I am curious (often too much) but this makes that I am curious about what is going on around me. I am not afraid to start to investigate new areas. This helps me in getting to know individuals and organisations I work with. This helps me when starting fresh and when I get myself discovering the newness that you represent to me.
I do like sharing time around good food and wine; I am French afterall. But sharing is about learning from each other and feeling complementary on from another. It is also about being open towards the others. All that is essential for me in coaching and consulting as I share with you what I see, what I experience and what I feel so that you may learn.
I care about few persons in my life especially my mum who did transmit me the nice virus of caring about others. Caring is about being there. Caring is about cherishing others and creating conditions for them to be well and to feel healthy and human. Caring leads to compassion and tolerance for others’ situations and points of view. Caring is also about make sure the oneself has what one needs and wants to feel complete. All that renders caring essential in coaching, consulting and teaching.
Do not talk to me to just say “bla bla” and if you do not know. There are many types if knowledge, but without it, it becomes difficult to have healthy and sustainable relationships. Everyone knows something about something. This is central for me as I use my academic and research-based knowledge about work-life and leadership. In combination with YOUR knowledge about yourself or about your organisation, we are able to co-create new ways to address challenges and new ways to grow and learn together. Let’s together create a knowledge intensive relationship.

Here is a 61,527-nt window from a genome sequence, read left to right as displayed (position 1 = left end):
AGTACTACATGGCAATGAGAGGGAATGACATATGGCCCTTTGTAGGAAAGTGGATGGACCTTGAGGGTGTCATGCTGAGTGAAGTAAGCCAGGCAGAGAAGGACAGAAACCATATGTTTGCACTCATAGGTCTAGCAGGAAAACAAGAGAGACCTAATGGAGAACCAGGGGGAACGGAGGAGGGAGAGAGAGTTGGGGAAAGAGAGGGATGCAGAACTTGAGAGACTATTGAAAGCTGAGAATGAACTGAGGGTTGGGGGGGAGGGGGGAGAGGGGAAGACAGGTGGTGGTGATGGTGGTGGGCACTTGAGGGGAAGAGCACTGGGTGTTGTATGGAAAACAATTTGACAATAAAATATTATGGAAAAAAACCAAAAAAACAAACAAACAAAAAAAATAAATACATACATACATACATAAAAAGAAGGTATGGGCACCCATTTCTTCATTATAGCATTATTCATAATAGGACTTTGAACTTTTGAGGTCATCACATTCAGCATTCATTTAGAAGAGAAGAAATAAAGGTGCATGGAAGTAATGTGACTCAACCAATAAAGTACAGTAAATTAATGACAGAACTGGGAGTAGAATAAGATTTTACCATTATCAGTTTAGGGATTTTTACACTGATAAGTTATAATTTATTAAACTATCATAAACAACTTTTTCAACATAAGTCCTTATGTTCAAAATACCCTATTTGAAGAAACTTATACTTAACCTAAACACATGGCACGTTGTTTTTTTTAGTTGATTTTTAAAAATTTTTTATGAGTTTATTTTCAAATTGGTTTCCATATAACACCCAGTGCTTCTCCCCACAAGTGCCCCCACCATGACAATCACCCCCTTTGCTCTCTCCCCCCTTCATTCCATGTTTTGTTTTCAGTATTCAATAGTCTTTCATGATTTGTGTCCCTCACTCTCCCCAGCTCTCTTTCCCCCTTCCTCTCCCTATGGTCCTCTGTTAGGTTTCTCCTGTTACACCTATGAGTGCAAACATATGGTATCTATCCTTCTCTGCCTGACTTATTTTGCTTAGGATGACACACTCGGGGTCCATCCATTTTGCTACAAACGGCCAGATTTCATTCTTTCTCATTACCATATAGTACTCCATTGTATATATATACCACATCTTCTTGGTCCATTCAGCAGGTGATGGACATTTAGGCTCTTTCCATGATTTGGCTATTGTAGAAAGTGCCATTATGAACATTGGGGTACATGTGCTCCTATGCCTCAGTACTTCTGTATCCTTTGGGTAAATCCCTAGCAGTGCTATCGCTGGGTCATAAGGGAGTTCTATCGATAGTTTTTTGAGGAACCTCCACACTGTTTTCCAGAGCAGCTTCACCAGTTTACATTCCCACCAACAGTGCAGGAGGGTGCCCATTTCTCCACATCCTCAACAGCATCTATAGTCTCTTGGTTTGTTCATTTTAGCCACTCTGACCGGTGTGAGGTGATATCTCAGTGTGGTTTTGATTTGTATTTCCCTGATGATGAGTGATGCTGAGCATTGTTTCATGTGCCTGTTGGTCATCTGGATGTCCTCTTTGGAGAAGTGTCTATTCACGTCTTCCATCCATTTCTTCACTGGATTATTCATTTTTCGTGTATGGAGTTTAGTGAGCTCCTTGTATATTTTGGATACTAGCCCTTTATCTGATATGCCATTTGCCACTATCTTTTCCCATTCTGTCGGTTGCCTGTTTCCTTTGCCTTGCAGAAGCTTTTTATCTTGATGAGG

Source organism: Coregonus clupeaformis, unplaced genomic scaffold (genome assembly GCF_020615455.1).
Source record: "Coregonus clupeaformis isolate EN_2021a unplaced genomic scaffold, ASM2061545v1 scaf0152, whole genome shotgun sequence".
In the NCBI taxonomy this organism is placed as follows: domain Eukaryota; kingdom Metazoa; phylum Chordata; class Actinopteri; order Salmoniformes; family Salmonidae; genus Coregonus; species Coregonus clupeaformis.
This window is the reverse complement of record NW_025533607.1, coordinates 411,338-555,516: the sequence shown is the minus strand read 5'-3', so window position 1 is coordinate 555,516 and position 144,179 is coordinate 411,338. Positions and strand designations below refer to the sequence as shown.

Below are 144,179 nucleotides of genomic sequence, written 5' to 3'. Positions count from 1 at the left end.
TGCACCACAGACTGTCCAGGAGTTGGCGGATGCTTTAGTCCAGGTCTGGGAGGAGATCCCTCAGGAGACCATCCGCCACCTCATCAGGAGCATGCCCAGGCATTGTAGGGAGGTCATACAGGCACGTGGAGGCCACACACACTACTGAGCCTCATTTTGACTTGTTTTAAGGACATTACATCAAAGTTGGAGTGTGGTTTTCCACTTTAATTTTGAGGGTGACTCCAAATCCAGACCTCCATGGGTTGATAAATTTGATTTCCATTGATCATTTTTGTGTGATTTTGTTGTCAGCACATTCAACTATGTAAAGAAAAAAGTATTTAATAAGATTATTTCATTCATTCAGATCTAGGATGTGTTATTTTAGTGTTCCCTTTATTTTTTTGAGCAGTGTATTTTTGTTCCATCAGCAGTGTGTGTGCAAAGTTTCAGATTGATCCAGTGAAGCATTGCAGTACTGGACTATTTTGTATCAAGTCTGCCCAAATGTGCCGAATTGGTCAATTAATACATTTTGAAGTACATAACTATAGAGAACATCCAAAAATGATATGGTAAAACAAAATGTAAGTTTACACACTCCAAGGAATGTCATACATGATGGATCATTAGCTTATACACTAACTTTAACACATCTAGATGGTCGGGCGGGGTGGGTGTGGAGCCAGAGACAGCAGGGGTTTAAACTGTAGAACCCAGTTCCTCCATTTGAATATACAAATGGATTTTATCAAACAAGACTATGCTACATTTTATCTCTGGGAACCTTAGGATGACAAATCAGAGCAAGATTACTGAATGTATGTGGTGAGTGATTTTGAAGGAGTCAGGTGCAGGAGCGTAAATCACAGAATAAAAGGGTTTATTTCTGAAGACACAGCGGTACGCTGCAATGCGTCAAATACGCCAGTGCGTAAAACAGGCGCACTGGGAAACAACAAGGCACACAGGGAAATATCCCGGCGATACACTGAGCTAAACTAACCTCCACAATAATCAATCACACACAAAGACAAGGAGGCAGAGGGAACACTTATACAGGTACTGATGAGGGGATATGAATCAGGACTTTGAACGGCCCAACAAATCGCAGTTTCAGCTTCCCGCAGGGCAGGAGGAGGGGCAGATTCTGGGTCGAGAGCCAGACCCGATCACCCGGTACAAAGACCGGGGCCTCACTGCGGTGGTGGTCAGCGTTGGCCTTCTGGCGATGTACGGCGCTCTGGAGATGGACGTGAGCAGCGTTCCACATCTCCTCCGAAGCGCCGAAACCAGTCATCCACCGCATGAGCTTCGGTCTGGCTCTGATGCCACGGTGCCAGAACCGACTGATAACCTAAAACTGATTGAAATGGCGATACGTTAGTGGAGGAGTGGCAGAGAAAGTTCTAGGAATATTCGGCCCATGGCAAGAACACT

Be true to oneself, to the relationships and to the situation are for me essential aspects of authenticity and they are today the cornerstones of new leadership thinking. By being authentic, I do not see any of roles (coach, friends, as consult, brother, partner, teacher…) as being the cheer-leader but more being the critical eyes and the honest voices of how I feel, how I see, how I perceive what is going on here and now. This enables to challenge others and to make them grow by putting them outside their zone of comfort which is also their zone of learning.
…are processes belonging to any living elements on the planet, human, animal and nature. They are essential to adapt & develop TOGETHER IN HARMONY.
The relationships between work and personal life have been on the public, business, and research agenda for about 35 years. Perspectives on these relationships have shifted from a work-family to work-life or work-personal life focus, from a conflict to a balance or enrichment view and, finally, from a segmentation to an integration perspective. This evolution, however, leads to a theoretical and practical impasse where neither integration nor segmentation can be seen as the absolute individual, organisational and societal value.
This thesis takes the discussion one step further and focuses on individuals’ work/non-work experiences, calling for a humanistic case. The humanistic case urges placing individuals’ work/non-work experiences at the centre of human resources and at the centre of the work-life field. The aim of the thesis is to theorise individuals’ work/non-work experiences in their individual, organisational and societal contexts. To achieve the purpose, the thesis presents individuals’ work/non-work self-narratives. These self-narratives of six French middle-managers, three men and three women, underline how individuals experience their diverse life domains, namely the work, the family, the social and the private and their management. The self-narratives have been generated through in-depth qualitative interviews and diaries.